For the new world to come to fruition, it must first be imagined. Old stories and myths must be set aside and new thinking must come in. Second-tier consciousness may be the arena where this will happen.

* * *

Okay. It’s time to walk the talk!

Change won’t happen unless you decide to really do it. Break that inertia and sign up.

“Tapping the Creative Universe,” the cutting-edge creativity workshop, will have a run in Manila from March 10 to 14, concluding on March 17, from 7 to 9 p.m. at 113 B. Gonzales, Loyola Heights, QC. The workshop fee is P5,000.

For reservations, call 426-5375 or 0917-8554303 and ask for Ollie. If you want to know more about the workshop or would like a syllabus, write to emailjimp@gmail.com.

Don’t wait too long. Seats are limited.

Fame, succes, work, writing, recording and Jack Nicholson


Lydia watched Burt Bacharach in Sydney last night and she met Glen Baker, a rather famous person in Aus who is a judge on Australia’s Star Search and is a well known music critic. She met him through Craig Pelihopa, a good friend of ours who we’ve known way back. Craig invited Malu and Lydia to a pre-concert dinner. Lydia was so surprised when the topic turned to APO and Glen Baker said that he had 3 APO albums.!

Am not sure what albums he has but he said he bought them after seeing us in Manila. How cool is that? ha ha. It’s nice to know someone famous in Aus knows about Danny, Boboy and I.

* * *

The 37th run of TAPPING THE CREATIVE UNIVERSE in Sydney last January 19 was just great! We had a group of 14 people in the beautiful Assumption Retreat place at Plumpton. Too bad it was raining because it would have been nice to have had some of the workshop modules outside. Next time, I intend to consider holding it overnight since they have rooms for attendees there. That will really be something.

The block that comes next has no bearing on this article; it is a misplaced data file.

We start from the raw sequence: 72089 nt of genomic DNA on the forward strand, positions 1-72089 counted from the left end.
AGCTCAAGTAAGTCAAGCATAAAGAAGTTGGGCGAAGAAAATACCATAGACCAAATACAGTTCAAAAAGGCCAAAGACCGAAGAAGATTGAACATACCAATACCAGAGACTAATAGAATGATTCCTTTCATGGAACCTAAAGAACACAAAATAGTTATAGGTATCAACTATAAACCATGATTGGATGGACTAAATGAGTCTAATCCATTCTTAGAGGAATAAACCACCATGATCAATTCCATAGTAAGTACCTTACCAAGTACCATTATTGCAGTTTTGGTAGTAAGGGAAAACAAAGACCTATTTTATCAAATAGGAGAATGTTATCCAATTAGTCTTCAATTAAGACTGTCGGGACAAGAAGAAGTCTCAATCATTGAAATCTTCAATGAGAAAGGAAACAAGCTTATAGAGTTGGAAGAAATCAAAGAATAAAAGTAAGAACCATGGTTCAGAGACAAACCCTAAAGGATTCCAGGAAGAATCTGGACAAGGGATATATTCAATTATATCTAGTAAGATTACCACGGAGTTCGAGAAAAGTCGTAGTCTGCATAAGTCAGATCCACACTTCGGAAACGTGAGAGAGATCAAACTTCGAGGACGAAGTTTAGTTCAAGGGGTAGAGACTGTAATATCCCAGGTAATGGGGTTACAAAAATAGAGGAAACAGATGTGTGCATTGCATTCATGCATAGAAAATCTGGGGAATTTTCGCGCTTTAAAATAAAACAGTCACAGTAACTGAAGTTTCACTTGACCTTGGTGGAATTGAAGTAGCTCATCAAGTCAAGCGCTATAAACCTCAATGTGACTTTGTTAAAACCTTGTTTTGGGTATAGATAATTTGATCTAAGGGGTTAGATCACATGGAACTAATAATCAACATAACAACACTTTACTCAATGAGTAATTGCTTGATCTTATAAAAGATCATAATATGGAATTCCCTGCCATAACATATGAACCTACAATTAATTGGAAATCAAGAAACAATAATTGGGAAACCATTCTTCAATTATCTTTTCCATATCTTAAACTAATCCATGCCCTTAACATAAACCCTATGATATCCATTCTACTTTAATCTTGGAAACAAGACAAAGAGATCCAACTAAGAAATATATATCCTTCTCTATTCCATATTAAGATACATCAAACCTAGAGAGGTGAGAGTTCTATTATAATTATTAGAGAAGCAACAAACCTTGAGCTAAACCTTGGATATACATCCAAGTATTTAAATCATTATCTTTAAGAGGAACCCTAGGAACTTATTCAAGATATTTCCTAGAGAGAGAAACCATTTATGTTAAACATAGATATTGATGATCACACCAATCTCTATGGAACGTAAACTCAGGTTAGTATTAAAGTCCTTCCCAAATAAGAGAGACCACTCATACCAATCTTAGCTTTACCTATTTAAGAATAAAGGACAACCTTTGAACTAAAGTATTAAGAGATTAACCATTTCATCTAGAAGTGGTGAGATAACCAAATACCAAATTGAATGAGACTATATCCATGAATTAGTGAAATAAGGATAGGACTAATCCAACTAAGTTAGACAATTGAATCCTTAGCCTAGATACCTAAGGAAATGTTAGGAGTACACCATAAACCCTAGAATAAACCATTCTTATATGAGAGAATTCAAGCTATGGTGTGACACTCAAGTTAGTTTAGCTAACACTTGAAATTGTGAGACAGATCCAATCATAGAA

* * *

I am back in Manila. I felt I was dragging myself to the plane out of Sydney this time since I really enjoyed my rather long stay with my family. I actually felt bad about leaving. More than at anytime, I really feel that we as a family (and even individually) are getting into the groove of not just our new life but even the national life of Aus. We can now discuss the politics, the news, and enjoy and get into the significance of things such as Australia day, etc. I am also sort of getting known as a voice and guitar teacher. I’ve been getting a lot of new students and I feel good about that. And I am grateful that despite my many visits to Manila, we are able to continue lessons each time I get back.